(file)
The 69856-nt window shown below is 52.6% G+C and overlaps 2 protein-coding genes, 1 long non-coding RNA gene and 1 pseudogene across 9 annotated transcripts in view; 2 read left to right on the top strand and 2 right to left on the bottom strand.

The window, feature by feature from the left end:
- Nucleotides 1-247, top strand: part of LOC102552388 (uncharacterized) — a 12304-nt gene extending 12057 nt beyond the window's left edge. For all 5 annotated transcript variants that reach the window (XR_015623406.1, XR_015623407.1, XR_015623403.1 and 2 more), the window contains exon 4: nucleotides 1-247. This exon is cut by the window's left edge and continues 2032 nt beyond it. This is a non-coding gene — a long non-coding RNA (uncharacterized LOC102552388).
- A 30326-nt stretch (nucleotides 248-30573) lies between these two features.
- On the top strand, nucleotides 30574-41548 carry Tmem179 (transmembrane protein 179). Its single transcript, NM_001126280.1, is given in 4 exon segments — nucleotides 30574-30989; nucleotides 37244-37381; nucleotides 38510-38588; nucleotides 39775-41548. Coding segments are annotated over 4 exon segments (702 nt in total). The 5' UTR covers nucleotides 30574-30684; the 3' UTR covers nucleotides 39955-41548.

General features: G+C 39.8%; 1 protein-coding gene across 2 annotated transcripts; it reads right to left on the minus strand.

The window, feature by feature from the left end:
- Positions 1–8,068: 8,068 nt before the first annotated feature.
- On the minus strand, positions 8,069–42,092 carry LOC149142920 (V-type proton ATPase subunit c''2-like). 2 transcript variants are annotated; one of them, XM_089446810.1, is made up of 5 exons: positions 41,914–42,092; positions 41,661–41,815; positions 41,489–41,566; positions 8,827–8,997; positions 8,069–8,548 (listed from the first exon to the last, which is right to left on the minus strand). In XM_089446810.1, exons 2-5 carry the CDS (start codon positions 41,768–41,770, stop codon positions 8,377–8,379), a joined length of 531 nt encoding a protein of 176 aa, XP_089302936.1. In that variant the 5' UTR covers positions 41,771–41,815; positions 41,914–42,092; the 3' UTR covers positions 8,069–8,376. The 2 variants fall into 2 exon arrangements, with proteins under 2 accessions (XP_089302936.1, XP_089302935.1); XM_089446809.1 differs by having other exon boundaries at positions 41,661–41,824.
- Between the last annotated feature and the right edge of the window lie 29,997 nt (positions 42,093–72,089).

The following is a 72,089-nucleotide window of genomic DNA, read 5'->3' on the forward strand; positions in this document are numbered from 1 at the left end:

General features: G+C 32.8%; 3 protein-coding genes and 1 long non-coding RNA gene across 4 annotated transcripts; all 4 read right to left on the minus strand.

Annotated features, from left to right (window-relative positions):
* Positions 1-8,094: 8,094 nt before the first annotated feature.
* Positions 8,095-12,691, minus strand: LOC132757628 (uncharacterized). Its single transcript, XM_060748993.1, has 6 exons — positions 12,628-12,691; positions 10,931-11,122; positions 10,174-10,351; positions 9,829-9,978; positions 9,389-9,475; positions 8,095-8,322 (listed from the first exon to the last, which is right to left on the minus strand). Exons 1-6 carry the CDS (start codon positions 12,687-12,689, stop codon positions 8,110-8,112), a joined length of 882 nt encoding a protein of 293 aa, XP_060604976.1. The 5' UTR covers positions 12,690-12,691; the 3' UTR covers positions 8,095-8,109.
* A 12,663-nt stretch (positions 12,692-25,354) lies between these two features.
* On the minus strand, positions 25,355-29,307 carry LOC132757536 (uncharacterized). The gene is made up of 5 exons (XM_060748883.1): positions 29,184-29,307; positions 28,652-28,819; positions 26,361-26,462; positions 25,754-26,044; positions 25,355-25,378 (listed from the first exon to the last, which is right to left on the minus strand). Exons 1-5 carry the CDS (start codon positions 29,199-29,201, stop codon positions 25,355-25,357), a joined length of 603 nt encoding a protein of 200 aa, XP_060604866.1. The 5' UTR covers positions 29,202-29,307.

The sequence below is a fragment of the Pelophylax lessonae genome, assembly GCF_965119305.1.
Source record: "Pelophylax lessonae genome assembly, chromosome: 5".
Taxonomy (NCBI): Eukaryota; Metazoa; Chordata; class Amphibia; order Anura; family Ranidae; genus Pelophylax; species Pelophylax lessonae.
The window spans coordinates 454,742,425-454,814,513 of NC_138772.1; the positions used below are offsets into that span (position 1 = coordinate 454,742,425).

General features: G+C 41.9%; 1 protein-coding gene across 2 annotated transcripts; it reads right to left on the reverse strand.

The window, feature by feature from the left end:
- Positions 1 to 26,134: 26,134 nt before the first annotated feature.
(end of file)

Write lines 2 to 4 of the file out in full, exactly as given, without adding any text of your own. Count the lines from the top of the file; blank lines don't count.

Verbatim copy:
The window, feature by feature from the left end:
- Nucleotides 1-247, top strand: part of LOC102552388 (uncharacterized) — a 12304-nt gene extending 12057 nt beyond the window's left edge. For all 5 annotated transcript variants that reach the window (XR_015623406.1, XR_015623407.1, XR_015623403.1 and 2 more), the window contains exon 4: nucleotides 1-247. This exon is cut by the window's left edge and continues 2032 nt beyond it. This is a non-coding gene — a long non-coding RNA (uncharacterized LOC102552388).
- A 30326-nt stretch (nucleotides 248-30573) lies between these two features.